Reflections of the soul

In times dominated by technology, Mena Martini’s art springs from her sensitiveness, from the way she looks at the world and from her hands, as a primary need to confer a golden depth to the appearance of things.

The artist is captivated by a passion for the fullness of emotions that are aroused by colours in an intimate primordial explosion; her work is born in a bold and impetuous genesis. She follows each sense, pursues each beat of a thought, every possible path from the soul to the surface, creating colour, painting.

The work becomes a sort of visual non-place, accented by notable brushstrokes, where hues penetrate each other in varied harmonic tones, among composite rigours and emotional tides.

The artist becomes the first to observe the development, the revelation of a work that at its origin is but an idea.

Thus, magically, a show is put on by thin evanescences, the flowering of shadows, of semblances, of nebulae, of feeble presences, of shapes floating in a supreme equilibrium of disclosures and concealments, unexpected darkenings and revelations.

It can be said that this artist’s work is not cerebral: no pain, anxiety or existential suffering pushes her through her mysterious creational journey. Instead, one sees the glow of spiritual exercise inherent in the execution of the painting.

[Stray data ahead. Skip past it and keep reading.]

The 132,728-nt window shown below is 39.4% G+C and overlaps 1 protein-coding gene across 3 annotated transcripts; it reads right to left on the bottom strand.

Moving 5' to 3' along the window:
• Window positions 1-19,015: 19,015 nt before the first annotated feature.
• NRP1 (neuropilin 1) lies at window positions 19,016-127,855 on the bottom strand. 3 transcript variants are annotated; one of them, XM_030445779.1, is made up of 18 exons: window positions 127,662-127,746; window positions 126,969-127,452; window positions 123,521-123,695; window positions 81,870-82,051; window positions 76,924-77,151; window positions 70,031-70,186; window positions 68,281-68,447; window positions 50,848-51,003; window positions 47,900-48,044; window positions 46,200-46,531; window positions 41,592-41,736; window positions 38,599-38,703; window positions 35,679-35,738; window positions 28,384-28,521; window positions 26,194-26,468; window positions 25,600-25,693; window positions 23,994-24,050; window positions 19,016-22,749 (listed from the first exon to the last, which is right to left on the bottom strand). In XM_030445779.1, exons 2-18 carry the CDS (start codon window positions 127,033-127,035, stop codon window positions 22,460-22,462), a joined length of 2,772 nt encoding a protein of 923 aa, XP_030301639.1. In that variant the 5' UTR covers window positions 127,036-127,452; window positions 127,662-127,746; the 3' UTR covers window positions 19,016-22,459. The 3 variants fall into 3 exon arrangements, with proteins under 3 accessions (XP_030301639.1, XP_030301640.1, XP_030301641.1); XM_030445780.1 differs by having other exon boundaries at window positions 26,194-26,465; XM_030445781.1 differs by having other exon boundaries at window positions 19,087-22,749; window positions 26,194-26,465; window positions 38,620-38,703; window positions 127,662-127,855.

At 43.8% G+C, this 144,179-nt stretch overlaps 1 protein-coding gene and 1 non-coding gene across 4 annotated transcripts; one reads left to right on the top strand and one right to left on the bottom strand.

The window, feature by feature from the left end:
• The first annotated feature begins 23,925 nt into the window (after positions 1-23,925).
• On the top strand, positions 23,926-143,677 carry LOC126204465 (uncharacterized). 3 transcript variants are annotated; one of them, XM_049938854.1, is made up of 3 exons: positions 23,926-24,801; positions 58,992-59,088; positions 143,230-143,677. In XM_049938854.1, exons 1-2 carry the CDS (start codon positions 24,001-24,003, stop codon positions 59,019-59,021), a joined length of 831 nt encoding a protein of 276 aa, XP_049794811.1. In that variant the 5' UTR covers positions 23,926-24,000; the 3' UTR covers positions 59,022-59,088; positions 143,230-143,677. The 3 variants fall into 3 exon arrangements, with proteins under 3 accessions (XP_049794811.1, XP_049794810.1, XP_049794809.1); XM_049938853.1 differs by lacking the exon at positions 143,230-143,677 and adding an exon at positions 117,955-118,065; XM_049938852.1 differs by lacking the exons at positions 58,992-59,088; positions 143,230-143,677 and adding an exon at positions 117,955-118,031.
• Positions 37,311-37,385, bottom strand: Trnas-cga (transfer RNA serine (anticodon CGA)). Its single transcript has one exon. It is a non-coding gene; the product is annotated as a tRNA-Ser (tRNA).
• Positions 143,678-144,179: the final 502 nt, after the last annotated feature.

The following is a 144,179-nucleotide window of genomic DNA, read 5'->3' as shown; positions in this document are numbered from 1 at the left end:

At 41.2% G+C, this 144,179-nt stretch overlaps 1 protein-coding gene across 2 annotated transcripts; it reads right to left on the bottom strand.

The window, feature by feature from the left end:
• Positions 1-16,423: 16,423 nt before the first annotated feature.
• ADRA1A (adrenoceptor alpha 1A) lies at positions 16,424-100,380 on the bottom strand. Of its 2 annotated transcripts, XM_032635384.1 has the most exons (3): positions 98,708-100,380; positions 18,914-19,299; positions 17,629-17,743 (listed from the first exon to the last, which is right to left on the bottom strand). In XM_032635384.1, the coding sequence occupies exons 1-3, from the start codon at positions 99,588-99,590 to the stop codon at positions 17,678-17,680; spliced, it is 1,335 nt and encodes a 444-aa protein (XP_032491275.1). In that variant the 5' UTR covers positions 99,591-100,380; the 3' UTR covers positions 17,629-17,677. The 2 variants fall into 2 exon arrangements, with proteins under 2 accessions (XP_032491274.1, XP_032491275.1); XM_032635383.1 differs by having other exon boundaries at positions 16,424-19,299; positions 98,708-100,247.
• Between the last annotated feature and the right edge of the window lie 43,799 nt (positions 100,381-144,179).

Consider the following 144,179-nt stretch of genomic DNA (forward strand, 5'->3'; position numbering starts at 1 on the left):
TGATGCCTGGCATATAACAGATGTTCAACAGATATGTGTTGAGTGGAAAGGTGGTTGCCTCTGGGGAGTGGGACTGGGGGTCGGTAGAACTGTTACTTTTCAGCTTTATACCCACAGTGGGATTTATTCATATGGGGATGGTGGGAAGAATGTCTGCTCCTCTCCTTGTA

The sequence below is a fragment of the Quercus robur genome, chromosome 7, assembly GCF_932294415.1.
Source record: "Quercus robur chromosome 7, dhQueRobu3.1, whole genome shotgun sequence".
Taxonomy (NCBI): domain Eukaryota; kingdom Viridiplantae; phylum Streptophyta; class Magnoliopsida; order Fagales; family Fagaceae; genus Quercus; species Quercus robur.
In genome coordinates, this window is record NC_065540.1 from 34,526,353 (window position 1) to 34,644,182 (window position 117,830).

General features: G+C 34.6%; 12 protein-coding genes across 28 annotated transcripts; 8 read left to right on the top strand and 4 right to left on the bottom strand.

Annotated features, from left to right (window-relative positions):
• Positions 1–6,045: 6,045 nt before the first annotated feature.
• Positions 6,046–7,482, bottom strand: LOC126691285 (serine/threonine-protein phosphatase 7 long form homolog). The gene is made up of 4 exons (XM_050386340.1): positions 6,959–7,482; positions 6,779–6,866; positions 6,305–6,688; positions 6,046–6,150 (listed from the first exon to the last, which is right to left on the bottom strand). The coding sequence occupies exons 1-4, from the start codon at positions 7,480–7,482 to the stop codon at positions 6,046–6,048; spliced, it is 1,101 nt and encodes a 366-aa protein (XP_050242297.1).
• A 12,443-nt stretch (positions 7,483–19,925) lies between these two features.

Indeed, the attractiveness of the paintings does not end with the seductive impact of light on their surface; an inner light reverberates from the works, provoking an instinctive and ineffable impression.

Likely inspired by the marvelous Canadian landscape that surrounds her, and as a result of her attention toward abstract expressionism, Mena Martini pierces an extremely personal vision of nature that becomes a reflection of her soul.

Renato Bianchini, Art Critic, Pescara, Italy

With weightless brushstrokes and floating colour, Mena Martini paints gauzy landscapes — half-forgotten empires, imagined horizons, invisible cities.  They contain a light that suggests something unmistakable, rare, perhaps magnificent. Her cities are home for our projected desires, our imagined futures, our morning-after dreams, and our hazy memories of moments that could not be fixed in language, but only glimpsed, hinted at.

Her work always already embodies something that is lost, and the possibility of something that might soon be found.

 Katherine Somody, ArtBomb Curator, Vancouver, Canada

Mena’s paintings create a spiritual doorway, they depict a deepening state of meditation. Mena uses her palette as a veil reminding us that some sacred mysteries are not meant to be understood.

Her colours and their vaporous quality convey the emotion involved in these changing states (…) impart a fascination with the liminal. (These are very short stages amidst time of change when day becomes night, summer becomes autumn, a sound calms and becomes silence). In the original Latin Lumina means threshold and Mena’s work as an artist focuses at maintaining the viewer in the space of the threshold, suspending time and freezing the moment at which transformation is about to take space. Therefore Mena’s paintings give us the opportunity to rest and reflect before these stages occur, for once something has emerged from the threshold it is not the same as before.

 Angela Clark, Curator at il Museo, Il Centro, Vancouver, Canada